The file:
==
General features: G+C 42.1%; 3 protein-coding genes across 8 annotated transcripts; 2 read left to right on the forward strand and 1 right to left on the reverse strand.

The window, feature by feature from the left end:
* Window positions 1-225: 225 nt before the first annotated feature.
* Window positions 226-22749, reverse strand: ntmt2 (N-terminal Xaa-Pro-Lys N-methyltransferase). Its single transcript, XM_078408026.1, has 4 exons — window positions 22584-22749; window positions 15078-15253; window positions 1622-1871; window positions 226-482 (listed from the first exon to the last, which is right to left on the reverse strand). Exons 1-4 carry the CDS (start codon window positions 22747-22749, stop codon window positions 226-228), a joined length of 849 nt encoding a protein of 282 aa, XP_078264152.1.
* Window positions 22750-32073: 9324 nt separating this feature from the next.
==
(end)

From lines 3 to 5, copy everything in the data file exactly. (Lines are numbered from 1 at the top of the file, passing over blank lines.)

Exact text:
* Window positions 1-225: 225 nt before the first annotated feature.
* Window positions 226-22749, reverse strand: ntmt2 (N-terminal Xaa-Pro-Lys N-methyltransferase). Its single transcript, XM_078408026.1, has 4 exons — window positions 22584-22749; window positions 15078-15253; window positions 1622-1871; window positions 226-482 (listed from the first exon to the last, which is right to left on the reverse strand). Exons 1-4 carry the CDS (start codon window positions 22747-22749, stop codon window positions 226-228), a joined length of 849 nt encoding a protein of 282 aa, XP_078264152.1.
* Window positions 22750-32073: 9324 nt separating this feature from the next.